On Tuesday, President Donald Trump abruptly ended an interview with Lesley Stahl of "60 Minutes" and refused to return for a second interview alongside Vice President Mike Pence.
Why? CNN's Kaitlan Collins and Khalil Abdallah explain: "Trump walked out of the interview because he was frustrated with Stahl's line of questioning, one source said. Another person said the bulk of the interview was focused on coronavirus."
Which makes perfect sense given what we know about the President.
This is a President who has, throughout his life, lived in a self-created bubble. He keeps a very tight inner circle, which he populates, primarily, with family members and "yes" men and women. Anyone who veers from the preferred storyline -- which is, always, "you're great, Mr. President" -- is either pushed out of his inner circle or fired.
(Note: Ivanka Trump said Monday that her father "actually wants to hear from people who vehemently disagree with him." Which is a very funny joke. Except I think she was serious.)
This bubble extends, typically, to the media interviews the President chooses to grant. On Tuesday morning, Trump called into "Fox & Friends," the morning show on the conservative cable network that effectively functions as a cheerleading squad for the President and all of his policies. On Wednesday night, he will appear in an hour-long town hall hosted by Eric Bolling of Sinclair Broadcast Group, another conservative TV outlet.
According to CBS News White House Correspondent Mark Knoller, Trump has given 10 times as many interviews to Fox as he has to any outlet since he became president. Here's Knoller's count:
Fox News (all platforms): 115
Wall Street Journal: 10
Washington Post: 8
New York Times: 8
CBS: 7 (including Tuesday's "60 Minutes" interview)
Associated Press: 2
As the 2020 election has grown closer -- and poll after poll suggests that Trump is a clear underdog against former Vice President Joe Biden -- the President has retreated deeper and deeper into the comfy confines of the conservative media world -- where he is still portrayed as a winner fighting for America and Democrats and the media are deeply corrupted forces, covering up various illegal activities. Or something.
But occasionally, Trump is forced to break out of that bubble in hopes of reaching voters outside of his hardcore base. And that's when the trouble arises. Because actual journalists outside of Trump's self-affirming bubble ask real and tough questions. Questions about his mishandling of the coronavirus. Questions about his trouble with telling the truth. Questions about his questionable Twitter habits.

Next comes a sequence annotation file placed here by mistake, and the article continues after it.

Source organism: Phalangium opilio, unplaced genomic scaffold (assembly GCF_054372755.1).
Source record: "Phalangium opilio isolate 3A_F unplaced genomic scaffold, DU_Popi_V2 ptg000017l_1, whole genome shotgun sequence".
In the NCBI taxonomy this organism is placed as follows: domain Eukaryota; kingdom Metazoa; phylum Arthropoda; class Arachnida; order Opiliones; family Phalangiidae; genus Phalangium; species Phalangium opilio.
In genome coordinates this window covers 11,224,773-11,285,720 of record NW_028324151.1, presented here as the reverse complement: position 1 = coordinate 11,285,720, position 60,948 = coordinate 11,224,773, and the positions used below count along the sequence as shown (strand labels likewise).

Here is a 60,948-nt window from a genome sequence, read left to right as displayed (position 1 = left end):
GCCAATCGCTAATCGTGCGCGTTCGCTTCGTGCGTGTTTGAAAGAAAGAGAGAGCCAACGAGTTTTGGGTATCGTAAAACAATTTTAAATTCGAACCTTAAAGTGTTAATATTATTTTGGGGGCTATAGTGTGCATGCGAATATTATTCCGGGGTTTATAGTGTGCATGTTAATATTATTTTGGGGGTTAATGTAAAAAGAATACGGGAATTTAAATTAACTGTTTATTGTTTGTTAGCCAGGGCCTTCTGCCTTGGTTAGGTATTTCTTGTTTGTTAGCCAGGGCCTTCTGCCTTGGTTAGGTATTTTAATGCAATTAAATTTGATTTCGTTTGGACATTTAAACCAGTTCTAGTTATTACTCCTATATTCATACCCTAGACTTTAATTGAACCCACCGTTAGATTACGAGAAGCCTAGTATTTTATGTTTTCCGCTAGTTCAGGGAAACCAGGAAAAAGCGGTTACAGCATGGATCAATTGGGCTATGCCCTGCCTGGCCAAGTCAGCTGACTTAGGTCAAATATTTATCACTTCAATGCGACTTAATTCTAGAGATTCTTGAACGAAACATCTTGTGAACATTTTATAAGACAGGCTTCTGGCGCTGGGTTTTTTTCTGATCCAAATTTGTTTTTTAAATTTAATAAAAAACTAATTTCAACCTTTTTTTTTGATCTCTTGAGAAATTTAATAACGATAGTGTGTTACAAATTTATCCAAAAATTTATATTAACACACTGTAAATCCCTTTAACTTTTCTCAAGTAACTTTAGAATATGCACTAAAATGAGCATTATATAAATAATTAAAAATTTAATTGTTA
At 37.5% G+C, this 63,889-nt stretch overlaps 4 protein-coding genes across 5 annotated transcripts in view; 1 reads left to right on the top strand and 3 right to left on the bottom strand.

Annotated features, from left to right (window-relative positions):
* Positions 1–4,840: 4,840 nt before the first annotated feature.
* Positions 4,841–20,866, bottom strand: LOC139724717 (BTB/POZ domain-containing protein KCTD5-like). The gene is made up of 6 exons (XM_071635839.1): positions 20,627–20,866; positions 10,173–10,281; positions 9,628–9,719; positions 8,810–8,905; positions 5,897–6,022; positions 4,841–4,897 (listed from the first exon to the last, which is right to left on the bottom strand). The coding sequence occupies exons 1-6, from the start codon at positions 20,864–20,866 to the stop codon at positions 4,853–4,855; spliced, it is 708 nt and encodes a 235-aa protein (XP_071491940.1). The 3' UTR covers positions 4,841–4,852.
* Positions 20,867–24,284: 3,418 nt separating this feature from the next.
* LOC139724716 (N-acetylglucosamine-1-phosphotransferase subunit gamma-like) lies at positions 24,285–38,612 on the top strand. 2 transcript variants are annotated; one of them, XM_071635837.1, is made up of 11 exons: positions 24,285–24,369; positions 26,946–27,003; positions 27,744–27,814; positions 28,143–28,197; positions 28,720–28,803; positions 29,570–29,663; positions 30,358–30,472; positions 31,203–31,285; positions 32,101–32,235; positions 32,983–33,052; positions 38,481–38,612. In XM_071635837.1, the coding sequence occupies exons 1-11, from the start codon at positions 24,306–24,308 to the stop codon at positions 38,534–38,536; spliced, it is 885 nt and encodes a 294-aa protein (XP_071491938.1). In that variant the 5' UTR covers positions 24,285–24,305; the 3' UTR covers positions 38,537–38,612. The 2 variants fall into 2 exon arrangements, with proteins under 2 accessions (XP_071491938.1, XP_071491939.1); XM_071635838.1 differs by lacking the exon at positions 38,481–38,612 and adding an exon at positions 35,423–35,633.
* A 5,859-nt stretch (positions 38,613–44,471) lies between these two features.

Last week, Trump sat down for a primetime town hall with NBC's Savannah Guthrie. And, predictably, it didn't go well for Trump. Mostly because Guthrie refused to let him just say things that were untrue or filibuster on things he didn't want to answer. Trump made news -- not the good kind -- with his refusal to disavow QAnon, an Internet conspiracy theory that the FBI labeled as a potential domestic terror threat, and his rambling but revealing answers on his own tax returns.
Trump, with his bubble pricked, responded as he always does -- with personal attacks.
"Everybody thought it was so inappropriate," Trump said of Guthrie at a campaign stop the day after the town hall. "Savannah -- it was like her face, the anger, the craziness." He also suggested that Guthrie had "disappeared" after the town hall. "Nobody can find her. She's not too popular right now." Guthrie, it's worth noting, was hosting the "Today" show -- like she always does -- the morning Trump claimed she had "disappeared."
Which brings me to Trump's 60 Minutes walkout.
Trump, being Trump, immediately sought to spin it in his favor. He tweeted out a snippet of video of Stahl not wearing a mask as evidence of the alleged hypocrisy in the media. A person familiar with the situation told CNN that the video tweeted by Trump came in the immediate aftermath of Trump ending the interview.
As Collins and Abdallah noted: "Stahl had not yet gone back to get her personal belongings to put her mask back on. She had a mask on from the time she entered the White House and just before the interview began."
Trump also threatened, via Twitter, that "for the sake of accuracy in reporting, I am considering posting my interview with Lesley Stahl of 60 Minutes, PRIOR TO AIRTIME! This will be done so that everybody can get a glimpse of what a FAKE and BIASED interview is all about."
Which he might do! But the interview will almost certainly not show any sort of bias. Rather, it will show Stahl asking hard (and fair!) questions about Trump's handling of Covid-19, which has sickened more than 8 million Americans and killed more than 221,000.
Because Trump rarely is forced out of his fantasy bubble, he can't take the heat when real reporters ask him real questions. So he took his ball and went home.